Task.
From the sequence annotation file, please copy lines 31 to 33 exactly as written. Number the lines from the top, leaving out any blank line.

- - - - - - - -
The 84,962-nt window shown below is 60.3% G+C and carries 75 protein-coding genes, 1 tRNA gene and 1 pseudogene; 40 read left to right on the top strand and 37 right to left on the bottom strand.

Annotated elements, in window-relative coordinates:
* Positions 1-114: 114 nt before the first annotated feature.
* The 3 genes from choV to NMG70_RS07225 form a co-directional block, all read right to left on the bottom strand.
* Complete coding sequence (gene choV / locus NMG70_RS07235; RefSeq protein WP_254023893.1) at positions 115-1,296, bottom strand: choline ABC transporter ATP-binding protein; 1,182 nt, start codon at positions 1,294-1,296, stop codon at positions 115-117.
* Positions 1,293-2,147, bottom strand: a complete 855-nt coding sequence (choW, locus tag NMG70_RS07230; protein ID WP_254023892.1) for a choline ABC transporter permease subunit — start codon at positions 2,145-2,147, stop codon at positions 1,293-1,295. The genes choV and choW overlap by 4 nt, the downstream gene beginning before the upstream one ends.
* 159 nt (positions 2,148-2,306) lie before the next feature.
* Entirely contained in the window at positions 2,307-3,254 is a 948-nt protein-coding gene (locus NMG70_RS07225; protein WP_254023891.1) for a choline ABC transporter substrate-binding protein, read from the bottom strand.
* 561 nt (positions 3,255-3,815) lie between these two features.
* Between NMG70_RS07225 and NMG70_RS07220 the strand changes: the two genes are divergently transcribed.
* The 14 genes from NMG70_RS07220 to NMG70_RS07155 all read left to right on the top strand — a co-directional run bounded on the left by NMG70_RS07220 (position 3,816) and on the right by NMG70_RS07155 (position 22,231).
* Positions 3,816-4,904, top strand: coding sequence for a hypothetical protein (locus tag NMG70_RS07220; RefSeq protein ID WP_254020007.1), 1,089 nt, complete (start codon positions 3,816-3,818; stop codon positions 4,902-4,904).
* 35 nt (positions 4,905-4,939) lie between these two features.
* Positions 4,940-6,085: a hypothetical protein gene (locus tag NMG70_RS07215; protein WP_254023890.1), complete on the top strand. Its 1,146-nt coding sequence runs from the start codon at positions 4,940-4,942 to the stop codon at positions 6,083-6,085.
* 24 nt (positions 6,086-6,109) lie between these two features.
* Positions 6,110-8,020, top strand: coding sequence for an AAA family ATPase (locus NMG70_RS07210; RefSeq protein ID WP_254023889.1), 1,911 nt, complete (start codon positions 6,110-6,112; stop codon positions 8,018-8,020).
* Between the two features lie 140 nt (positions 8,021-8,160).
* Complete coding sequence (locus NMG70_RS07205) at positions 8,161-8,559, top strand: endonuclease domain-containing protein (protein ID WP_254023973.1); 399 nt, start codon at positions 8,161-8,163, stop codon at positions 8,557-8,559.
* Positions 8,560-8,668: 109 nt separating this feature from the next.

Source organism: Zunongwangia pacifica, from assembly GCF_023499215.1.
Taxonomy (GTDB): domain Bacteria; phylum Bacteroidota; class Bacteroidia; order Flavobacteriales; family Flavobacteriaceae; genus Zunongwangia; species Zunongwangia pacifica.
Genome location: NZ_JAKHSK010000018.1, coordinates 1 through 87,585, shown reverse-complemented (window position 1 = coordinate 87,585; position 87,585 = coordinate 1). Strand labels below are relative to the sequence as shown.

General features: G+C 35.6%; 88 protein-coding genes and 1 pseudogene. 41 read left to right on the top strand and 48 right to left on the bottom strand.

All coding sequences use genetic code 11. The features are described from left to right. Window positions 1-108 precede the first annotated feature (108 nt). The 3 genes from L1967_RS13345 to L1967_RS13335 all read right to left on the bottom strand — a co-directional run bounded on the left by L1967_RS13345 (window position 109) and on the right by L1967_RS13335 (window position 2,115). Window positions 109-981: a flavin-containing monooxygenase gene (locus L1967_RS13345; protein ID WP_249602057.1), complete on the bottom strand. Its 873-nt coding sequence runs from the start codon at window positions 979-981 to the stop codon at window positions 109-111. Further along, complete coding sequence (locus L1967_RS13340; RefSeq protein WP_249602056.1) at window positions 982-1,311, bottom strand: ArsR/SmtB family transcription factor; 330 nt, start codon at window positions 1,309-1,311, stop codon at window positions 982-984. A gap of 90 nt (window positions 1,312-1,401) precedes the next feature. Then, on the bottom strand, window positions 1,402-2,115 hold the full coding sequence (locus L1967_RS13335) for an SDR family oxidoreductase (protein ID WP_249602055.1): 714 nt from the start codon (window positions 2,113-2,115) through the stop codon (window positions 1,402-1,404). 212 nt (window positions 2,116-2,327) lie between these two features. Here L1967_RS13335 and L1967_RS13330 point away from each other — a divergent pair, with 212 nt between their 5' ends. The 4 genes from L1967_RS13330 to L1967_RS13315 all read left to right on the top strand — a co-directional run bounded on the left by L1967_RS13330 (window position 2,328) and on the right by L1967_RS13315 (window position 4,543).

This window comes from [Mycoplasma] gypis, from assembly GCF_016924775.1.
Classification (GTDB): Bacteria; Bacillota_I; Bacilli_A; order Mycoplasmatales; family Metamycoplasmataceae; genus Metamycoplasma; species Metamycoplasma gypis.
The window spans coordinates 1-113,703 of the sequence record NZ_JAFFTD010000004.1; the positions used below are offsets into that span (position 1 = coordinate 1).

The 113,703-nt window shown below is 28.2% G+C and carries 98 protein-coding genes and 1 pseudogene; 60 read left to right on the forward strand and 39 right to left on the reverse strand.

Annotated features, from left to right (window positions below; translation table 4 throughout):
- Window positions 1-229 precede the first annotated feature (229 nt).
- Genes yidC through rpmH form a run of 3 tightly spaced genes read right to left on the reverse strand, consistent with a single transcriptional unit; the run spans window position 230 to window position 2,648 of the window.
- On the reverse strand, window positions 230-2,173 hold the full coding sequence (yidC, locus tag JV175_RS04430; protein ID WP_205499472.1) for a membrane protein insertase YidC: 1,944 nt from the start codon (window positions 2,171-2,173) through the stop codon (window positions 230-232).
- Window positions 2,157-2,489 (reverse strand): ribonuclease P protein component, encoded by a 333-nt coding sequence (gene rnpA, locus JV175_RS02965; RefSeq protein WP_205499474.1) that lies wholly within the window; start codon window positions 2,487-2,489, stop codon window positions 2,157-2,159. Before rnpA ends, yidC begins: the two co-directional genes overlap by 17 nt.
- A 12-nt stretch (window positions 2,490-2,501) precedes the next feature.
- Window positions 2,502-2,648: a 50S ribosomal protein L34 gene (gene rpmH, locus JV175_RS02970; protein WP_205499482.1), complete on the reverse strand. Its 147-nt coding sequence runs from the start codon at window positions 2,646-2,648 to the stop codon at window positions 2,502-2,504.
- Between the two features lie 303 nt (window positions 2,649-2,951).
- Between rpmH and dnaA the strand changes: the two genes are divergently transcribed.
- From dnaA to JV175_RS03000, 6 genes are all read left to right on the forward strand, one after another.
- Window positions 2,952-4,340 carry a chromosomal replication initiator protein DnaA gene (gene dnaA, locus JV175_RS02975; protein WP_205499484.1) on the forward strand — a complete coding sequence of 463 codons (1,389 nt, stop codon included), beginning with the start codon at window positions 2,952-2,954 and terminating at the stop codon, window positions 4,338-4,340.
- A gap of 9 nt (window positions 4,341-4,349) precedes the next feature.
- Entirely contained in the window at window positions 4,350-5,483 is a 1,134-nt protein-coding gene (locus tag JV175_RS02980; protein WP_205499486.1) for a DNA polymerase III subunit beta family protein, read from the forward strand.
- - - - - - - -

- Genes yidC through rpmH form a run of 3 tightly spaced genes read right to left on the reverse strand, consistent with a single transcriptional unit; the run spans window position 230 to window position 2,648 of the window.
- On the reverse strand, window positions 230-2,173 hold the full coding sequence (yidC, locus tag JV175_RS04430; protein ID WP_205499472.1) for a membrane protein insertase YidC: 1,944 nt from the start codon (window positions 2,171-2,173) through the stop codon (window positions 230-232).
- Window positions 2,157-2,489 (reverse strand): ribonuclease P protein component, encoded by a 333-nt coding sequence (gene rnpA, locus JV175_RS02965; RefSeq protein WP_205499474.1) that lies wholly within the window; start codon window positions 2,487-2,489, stop codon window positions 2,157-2,159. Before rnpA ends, yidC begins: the two co-directional genes overlap by 17 nt.